That said, though, Nowak and his colleagues show how evolutionary dynamics can tell us a lot about how cancers get started and spread. One crucial fact about cancer is that the evolutionary arena where it gets its start is a microscopic one. Our organs are generally composed of millions of little compartments, each containing a few thousand cells. Colon cancer, for example, begins in so-called "crypts" that line the intestines. Normally the crypt is in a delicate balance. A single stem cell at the base of the crypt divides every day, producing a fresh colon cell. The older cells move up towards the surface of the intestines to make room, dividing themselves as well. The oldest cells near the top of the crypt die off in an intricate self-destruct sequence of biochemistry.

The evolution of cancer cells has a different trajectory depending on the size of their compartment. In a big compartment with lots of cells mixing together, natural selection will favor cancerous mutants, which will quickly spread--and possibly spread to neighboring compartments. In a small compartment like a crypt in the colon, supplied by just a few stem cells, cancer may grow more slowly because the cells are more likely to self-destruct before they can cause much trouble. (In fact, the architecture of our tissues overall may be adapted to keeping cancer in check this way.)

Another factor in the spread of cancer are the genes themselves. For example, one common sort of mutation found in cancer cells causes the cells to do a bad job of repairing their DNA. At first, this seems like a very dangerous mutation for a cancer cell to have, since it means that the cell risks mutations to the many genes that it needs to stay alive. Nowak and his colleagues find, however, that bad repairs have a benefit that makes them worth the cost. To understand why, bear in mind that each of our cells has two copies of each gene, inherited from mother and father. In order for cancer to progress, both copies of certain genes have to get knocked out in a cell. This is a remote possibility for most cells, but, according to Nowak's calculations, not for ones that have become genetically unstable. (Genetic instability, Nowak's work also shows, is responsible for cancer's extraordinary capacity to evolve protection against drugs.)

Nowak's work is elegant and fascinating, but as he admits, it's just the beginning of an understanding of how cancer evolves. (He's not the only one pursuing it--this article in the March 15 issue of The Scientist describes how other scientists are pursuing similar lines of research.) It's worth pursuing further, because it may make it possible to predict precisely particular cases of cancer will progress, and help reveal which line of attack will work best.

It will be interesting to see how the members of certain state boards of education react to this kind of medicine. Will they hold off on chemotherapy until they find out what insights their creationist friends have gotten about cancer? If they do, they'll be waiting a dangerously long time.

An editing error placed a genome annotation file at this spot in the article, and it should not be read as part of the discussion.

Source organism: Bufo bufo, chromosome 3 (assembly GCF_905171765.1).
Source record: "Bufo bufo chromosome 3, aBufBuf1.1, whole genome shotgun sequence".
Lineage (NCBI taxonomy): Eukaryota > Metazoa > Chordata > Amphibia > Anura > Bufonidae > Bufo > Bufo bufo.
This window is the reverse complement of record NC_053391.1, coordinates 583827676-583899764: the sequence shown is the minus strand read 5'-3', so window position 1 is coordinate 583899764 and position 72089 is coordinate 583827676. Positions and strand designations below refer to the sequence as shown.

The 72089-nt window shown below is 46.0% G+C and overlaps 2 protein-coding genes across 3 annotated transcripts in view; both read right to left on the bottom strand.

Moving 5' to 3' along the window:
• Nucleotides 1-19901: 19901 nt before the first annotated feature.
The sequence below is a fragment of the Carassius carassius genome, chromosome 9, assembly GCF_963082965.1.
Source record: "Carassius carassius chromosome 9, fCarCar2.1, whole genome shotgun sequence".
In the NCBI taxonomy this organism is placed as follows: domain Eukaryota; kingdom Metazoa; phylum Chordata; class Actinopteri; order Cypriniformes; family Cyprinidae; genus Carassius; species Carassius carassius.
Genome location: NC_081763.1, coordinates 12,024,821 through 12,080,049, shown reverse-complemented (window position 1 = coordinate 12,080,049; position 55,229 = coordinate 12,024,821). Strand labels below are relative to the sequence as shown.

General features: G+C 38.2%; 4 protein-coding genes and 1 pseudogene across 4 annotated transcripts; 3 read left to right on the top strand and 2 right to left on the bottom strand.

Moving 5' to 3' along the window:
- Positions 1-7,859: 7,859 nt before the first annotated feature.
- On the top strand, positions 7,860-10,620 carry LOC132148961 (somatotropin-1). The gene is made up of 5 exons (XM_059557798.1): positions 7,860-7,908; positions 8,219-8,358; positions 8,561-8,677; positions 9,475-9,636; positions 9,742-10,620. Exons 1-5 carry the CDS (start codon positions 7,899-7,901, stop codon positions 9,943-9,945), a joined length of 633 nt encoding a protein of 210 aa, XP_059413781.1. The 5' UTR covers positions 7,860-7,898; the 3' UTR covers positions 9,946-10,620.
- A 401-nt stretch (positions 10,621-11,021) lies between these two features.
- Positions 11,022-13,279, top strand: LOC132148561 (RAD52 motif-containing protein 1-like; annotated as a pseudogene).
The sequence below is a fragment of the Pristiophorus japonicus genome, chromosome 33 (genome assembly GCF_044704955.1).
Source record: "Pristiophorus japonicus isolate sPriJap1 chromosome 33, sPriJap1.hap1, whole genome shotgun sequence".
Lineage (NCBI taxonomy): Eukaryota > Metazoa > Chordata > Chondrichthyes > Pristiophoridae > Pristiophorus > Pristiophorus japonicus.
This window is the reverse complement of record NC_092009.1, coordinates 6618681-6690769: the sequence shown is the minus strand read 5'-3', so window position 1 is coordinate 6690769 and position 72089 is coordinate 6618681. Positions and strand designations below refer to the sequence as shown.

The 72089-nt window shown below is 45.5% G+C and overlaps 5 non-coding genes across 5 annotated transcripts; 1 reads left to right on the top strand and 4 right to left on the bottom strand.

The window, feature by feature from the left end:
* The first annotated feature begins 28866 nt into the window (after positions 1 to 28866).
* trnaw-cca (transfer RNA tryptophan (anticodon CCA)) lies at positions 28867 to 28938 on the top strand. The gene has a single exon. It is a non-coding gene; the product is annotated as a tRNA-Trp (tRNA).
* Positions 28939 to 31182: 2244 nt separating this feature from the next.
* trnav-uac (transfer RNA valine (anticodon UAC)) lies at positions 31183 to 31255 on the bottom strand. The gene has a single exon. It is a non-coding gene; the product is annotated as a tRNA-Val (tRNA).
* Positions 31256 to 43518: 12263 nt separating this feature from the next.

UPDATE 3/24/04: Welcome to readers visiting from Phenomena News. The editors at PN ask, "Diverting blood vessels? How does he know that it is not a way by the body to try to fight the tumor?" Oncologists actually have a lot of evidence indicating that it is the tumor, not healthy cells, that send signals out to blood vessels to stimulate growth. The cancer cells need the extra blood to grow rapidly. And some of the most promising research on curing cancer involve blocking blood vessel growth around tumors. Kill the blood supply, and you kill the tumor.


Category: Evolution


COMMENTS
Steve on March 15, 2004 07:17 PM writes...

Aside from a tiny number of crazies perhaps, of course they won't wait to see what the creationists come up with. They'll simultaneously consume the benefits from the science, and attack the basis of the science. Abstract notions like consistency either aren't important to them or aren't understood by them. Here's a personal example of something similar. I knew a guy who was absolutely sure that prayer can heal illnesses. I asked him if it would substitute for the medicine the doctor gives you. You have to do both at the same time, of course, he told me.

Permalink to Comment
Mike on March 16, 2004 04:51 PM writes...

My favorite example, from the inorganic world, is the snowflake. What remarkable precision, symmetry, and variety. (It may well be that no two are the same, but I'm waiting for more evidence to come in.)

If you saw a microscope photograph of a snowflake, how could you help but ask, "Who made that?"

Permalink to Comment
Philip Skell on March 23, 2004 01:53 PM writes...

Excellent article, to which I will add the following observation.

The experimental contributors to this subject give credit to evo-bio, but fail to make clear what is the relation. Certainly there is no connection to the historical biology, the one lost in deep time, which is the miniscule base on which classical Darwinian Theory is built. The modern understandings of cancers came from modern experimentation, and not from tracing some vague notion into that lost past.

What is, confusingly, labeled evo-bio is, in this case, the modern recognition and elaboration of the adaptations which occur within these competing systems. The deep past contribute nothing to these studies, other than the triviality that, of course, every living organism must have had an ancestor.

Permalink to Comment
Kurt on March 23, 2004 04:53 PM writes...

The basic problem with creationsim is that it does not solve the intellectual problem that it is supposed to. The creationists argue that "irreducable complexity" requires the existance of an intelligent "creator". Yet, an "intelligent creator" is itself an example of irreducible complexity that would a previous "intelligent creator", and so on. The root issue of "irreducible complexity" never gets solved. Thats why creationism is quite disingeneous.